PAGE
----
|Title:||Tail strike during take-off, Boeing 747-412 9V-SMT, flight SQ286, Auckland International Airport 12 March 2003|
|Micro summary:||This Boeing 747-412 experienced a tail strike on takeoff.|
|Event Time:||2003-03-12 at 1548 NZDT|
|Publishing Agency:||Transport Accident Investigation Commission (TAIC)|
|Publishing Country:||New Zealand|
|Site of event:||Auckland International Airport|
|Departure:||Auckland International Airport, Auckland, New Zealand|
|Destination:||Changi Intenrational Airport, Singapore|
|Airplane Type(s):||Boeing 747-412|
|Type of flight:||Revenue|
|Executive Summary:||On Wednesday 12 March 2003, at 1547, flight SQ286, a Boeing 747-412 registered 9V-SMT, started its take-off at Auckland International Airport for a direct 9-hour flight to Singapore. On board were 369 passengers, 17 cabin crew and 3 pilots. |
When the captain rotated the aeroplane for lift-off the tail struck the runway and scraped for some 490 metres until the aeroplane became airborne. The tail strike occurred because the rotation speed was 33 knots less than the 163 knots required for the aeroplane weight. The rotation speed had been mistakenly calculated for an aeroplane weighing 100 tonnes less than the actual weight of 9V-SMT.
A take-off weight transcription error, which remained undetected, led to the miscalculation of the take-off data, which in turn resulted in a low thrust setting and excessively slow take-off reference speeds. The system defences did not ensure the errors were detected, and the aeroplane flight management system itself did not provide a final defence against mismatched information being programmed into it.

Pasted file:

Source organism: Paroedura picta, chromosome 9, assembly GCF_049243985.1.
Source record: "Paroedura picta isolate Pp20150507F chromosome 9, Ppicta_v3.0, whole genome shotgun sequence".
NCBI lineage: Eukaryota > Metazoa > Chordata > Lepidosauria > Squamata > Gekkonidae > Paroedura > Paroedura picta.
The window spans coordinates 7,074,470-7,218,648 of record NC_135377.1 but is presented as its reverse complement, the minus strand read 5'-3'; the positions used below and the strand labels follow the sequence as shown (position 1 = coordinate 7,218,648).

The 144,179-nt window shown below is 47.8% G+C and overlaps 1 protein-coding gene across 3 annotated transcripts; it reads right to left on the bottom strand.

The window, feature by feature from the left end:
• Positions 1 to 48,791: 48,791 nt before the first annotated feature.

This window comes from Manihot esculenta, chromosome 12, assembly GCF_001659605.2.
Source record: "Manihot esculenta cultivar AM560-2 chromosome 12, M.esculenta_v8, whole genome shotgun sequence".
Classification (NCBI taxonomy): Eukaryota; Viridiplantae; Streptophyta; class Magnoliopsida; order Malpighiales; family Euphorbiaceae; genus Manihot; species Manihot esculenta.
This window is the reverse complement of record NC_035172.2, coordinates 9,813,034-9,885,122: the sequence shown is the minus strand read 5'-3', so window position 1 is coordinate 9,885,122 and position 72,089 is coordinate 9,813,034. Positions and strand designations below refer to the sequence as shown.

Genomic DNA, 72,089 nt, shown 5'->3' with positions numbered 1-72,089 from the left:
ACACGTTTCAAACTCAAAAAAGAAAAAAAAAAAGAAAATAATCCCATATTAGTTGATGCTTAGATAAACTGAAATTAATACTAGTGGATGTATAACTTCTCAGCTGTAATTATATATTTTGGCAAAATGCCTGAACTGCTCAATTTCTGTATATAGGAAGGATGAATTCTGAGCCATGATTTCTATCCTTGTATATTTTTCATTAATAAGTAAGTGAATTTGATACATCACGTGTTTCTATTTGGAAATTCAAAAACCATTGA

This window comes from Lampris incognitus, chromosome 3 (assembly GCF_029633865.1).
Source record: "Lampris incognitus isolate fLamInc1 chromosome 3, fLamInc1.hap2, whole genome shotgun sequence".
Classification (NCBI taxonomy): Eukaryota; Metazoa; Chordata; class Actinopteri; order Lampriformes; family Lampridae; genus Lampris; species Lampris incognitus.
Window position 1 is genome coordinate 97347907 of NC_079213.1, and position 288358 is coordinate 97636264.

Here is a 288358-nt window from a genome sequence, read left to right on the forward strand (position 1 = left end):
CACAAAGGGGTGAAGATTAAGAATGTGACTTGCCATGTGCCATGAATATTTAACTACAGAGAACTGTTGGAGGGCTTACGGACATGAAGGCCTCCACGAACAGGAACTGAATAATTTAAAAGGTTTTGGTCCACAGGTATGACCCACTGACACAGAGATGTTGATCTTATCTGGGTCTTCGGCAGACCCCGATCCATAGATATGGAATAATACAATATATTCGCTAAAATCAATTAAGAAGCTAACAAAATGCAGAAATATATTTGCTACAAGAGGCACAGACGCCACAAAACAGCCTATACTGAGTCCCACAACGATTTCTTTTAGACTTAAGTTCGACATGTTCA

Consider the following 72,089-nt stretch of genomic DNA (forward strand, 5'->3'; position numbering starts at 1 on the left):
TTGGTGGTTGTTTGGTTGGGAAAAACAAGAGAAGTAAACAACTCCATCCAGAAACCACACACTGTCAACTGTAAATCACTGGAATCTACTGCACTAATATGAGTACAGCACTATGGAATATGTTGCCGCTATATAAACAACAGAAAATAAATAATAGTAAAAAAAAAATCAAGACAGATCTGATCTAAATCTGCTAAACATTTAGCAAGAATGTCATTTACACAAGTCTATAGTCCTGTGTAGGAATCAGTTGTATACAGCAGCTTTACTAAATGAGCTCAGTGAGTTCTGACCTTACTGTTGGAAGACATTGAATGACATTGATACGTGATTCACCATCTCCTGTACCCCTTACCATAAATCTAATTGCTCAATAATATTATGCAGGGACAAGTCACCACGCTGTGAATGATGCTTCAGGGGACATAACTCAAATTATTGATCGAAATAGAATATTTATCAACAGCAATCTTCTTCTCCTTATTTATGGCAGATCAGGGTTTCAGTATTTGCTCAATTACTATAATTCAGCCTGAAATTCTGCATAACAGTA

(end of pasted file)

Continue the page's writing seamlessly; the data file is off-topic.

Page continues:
During the take-off the aeroplane moved close to the runway edge and the pilots did not respond correctly to a stall warning. Had the aeroplane moved off the runway or stalled a more serious accident could have occurred.
The aeroplane take-off performance was degraded by the inappropriately low thrust and reference speed
settings, which compromised the ability of the aeroplane to cope with an engine failure and hence compromised the safety of the aeroplane and its occupants.
Safety recommendations addressing operating procedures and training were made to the operator, and a recommendation concerning the flight management system was made to the aeroplane manufacturer.
|Learning Keywords:||Operations - Center of Gravity/MAC|
|Operations - Crew Resource Management|
|Operations - Tailstrike|
|Systems - Automation Design|
|Systems - INS/FMS/PMCS mis-entry|
|Consequence - Damage - Airframe or fuselage|
|Close match:||Tailstrike on takeoff, Serious incident occurring on November 29, 2002 at Dortmund Airport involving a Boeing 737-800|
|Uncommanded rotation, Incident involving aircraft LN-RPL at Gothenburg/Landvetter Airport, O county, Sweden, on 7 December 2003|
|Loading error, Airbus A340-642, G-VSHY|
|Uncommanded pitch-up, Airbus A320-214, G-OOAR|
|Tail strike on rotation, Boeing 777-200B, N784UA|
|Uncommanded pitch-up, Fokker F27-600 Friendship, G-CHNL|
|Loss of Pitch Control During Takeoff, Air Midwest Flight 5481, Raytheon (Beechcraft) 1900D, N233YV, Charlotte, North Carolina, January 8, 2003|
|Stall on takeoff, Bombardier CL-600-2B16 (CL-604), C-FTBZ , Mid-Continent Airport, Wichita, Kansas, October 10, 2000|
|Uncontrolled Impact With Terrain, Fine Airlines Flight 101, Douglas DC-8-61, N27UA, Miami, Florida, August 7, 1997|
|Loss of control on takeoff, United Airlines Flight 2885, N8053U, McDonnell Douglas DC-8-54F, Detroit, Michigan, January 11, 1983|
|Weight and Balance complications, McDonnell Douglas MD-83, March 7, 2000|
|Tail strike on takeoff, Boeing 747-128, December 28, 2001|
|Tail strike on landing from FMS error, McDonnell Douglas MD-11, November 11, 1998|
|Runway overrun, Airbus A320, Detroit, March 17, 2001|
|Runway overrun Onur Air, Runway overrun after rejected take-off of the Onur Air MD-88, registration TC-ONP, at Groningen Airport Eelde on 17 June 2003|
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